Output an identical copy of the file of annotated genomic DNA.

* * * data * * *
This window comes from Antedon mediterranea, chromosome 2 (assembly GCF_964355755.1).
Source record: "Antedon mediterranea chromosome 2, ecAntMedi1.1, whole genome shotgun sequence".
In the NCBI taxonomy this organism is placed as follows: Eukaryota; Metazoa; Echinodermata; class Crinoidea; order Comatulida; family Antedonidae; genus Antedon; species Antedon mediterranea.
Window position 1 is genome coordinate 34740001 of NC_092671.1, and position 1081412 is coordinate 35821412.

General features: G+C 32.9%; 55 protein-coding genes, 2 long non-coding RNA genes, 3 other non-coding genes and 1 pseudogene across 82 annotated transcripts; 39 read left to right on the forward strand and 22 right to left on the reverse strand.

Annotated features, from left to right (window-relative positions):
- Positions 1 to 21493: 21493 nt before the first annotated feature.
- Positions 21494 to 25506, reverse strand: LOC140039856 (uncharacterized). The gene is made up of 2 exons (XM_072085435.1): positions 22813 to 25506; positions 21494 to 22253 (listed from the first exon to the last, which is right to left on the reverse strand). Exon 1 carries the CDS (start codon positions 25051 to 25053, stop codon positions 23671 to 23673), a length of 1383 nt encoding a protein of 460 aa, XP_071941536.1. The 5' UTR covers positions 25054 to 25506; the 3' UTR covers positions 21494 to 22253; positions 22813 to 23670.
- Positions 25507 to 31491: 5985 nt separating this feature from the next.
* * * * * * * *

This window comes from Antedon mediterranea, chromosome 2 (assembly GCF_964355755.1).
Source record: "Antedon mediterranea chromosome 2, ecAntMedi1.1, whole genome shotgun sequence".
In the NCBI taxonomy this organism is placed as follows: Eukaryota; Metazoa; Echinodermata; class Crinoidea; order Comatulida; family Antedonidae; genus Antedon; species Antedon mediterranea.
Window position 1 is genome coordinate 34740001 of NC_092671.1, and position 1081412 is coordinate 35821412.

General features: G+C 32.9%; 55 protein-coding genes, 2 long non-coding RNA genes, 3 other non-coding genes and 1 pseudogene across 82 annotated transcripts; 39 read left to right on the forward strand and 22 right to left on the reverse strand.

Annotated features, from left to right (window-relative positions):
- Positions 1 to 21493: 21493 nt before the first annotated feature.
- Positions 21494 to 25506, reverse strand: LOC140039856 (uncharacterized). The gene is made up of 2 exons (XM_072085435.1): positions 22813 to 25506; positions 21494 to 22253 (listed from the first exon to the last, which is right to left on the reverse strand). Exon 1 carries the CDS (start codon positions 25051 to 25053, stop codon positions 23671 to 23673), a length of 1383 nt encoding a protein of 460 aa, XP_071941536.1. The 5' UTR covers positions 25054 to 25506; the 3' UTR covers positions 21494 to 22253; positions 22813 to 23670.
- Positions 25507 to 31491: 5985 nt separating this feature from the next.